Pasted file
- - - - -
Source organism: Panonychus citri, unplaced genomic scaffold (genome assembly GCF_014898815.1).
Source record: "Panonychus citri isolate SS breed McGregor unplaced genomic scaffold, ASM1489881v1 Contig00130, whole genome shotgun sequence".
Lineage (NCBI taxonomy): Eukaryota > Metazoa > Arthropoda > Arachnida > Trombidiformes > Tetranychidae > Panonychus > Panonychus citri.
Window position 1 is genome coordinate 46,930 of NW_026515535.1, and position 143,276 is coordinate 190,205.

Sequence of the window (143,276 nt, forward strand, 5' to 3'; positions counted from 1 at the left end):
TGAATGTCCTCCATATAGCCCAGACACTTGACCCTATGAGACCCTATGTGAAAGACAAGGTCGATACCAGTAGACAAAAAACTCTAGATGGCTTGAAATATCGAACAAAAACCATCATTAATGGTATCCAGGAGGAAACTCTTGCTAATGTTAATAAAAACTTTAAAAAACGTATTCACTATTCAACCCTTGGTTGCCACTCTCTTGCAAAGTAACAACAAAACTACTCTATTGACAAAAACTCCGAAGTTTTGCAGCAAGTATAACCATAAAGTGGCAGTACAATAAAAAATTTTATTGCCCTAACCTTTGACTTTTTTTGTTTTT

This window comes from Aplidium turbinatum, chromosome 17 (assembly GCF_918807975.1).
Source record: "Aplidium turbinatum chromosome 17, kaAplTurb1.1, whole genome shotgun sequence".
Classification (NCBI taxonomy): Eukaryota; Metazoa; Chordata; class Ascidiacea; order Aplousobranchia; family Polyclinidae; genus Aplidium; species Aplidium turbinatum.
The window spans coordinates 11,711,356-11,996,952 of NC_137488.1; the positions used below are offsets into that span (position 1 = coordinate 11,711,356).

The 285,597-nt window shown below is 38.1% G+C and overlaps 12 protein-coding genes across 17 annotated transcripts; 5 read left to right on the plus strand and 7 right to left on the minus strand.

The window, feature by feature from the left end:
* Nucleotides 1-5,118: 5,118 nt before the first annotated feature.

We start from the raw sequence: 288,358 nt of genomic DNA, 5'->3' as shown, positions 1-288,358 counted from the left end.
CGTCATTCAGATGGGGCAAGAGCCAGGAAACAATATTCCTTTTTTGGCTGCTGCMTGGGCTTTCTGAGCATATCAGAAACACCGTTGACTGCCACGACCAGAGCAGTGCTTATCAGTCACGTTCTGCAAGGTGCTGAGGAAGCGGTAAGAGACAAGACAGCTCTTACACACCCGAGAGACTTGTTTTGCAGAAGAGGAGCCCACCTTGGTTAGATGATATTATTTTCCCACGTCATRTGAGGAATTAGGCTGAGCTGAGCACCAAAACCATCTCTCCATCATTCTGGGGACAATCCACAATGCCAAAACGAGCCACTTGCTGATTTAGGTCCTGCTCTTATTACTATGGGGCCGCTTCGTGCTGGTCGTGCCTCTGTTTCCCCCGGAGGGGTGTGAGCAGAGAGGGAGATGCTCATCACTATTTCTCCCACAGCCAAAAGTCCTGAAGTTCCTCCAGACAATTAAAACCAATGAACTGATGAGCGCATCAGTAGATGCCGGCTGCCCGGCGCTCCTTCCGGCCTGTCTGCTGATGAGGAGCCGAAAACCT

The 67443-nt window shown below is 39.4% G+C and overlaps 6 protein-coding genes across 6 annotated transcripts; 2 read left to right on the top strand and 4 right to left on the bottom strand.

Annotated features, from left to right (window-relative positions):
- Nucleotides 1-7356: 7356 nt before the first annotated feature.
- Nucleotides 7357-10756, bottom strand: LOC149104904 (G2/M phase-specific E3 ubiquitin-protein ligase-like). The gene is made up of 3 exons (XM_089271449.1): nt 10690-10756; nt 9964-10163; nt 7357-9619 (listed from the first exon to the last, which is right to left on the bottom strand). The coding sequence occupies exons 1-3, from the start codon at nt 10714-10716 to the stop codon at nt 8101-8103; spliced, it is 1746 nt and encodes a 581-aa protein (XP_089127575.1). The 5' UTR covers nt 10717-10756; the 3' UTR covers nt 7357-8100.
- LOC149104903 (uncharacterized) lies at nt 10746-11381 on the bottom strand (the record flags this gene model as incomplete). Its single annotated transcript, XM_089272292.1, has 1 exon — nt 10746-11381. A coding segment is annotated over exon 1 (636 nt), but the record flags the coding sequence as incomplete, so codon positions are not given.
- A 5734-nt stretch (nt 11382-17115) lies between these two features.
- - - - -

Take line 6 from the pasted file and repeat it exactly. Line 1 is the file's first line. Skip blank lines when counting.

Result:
TGAATGTCCTCCATATAGCCCAGACACTTGACCCTATGAGACCCTATGTGAAAGACAAGGTCGATACCAGTAGACAAAAAACTCTAGATGGCTTGAAATATCGAACAAAAACCATCATTAATGGTATCCAGGAGGAAACTCTTGCTAATGTTAATAAAAACTTTAAAAAACGTATTCACTATTCAACCCTTGGTTGCCACTCTCTTGCAAAGTAACAACAAAACTACTCTATTGACAAAAACTCCGAAGTTTTGCAGCAAGTATAACCATAAAGTGGCAGTACAATAAAAAATTTTATTGCCCTAACCTTTGACTTTTTTTGTTTTT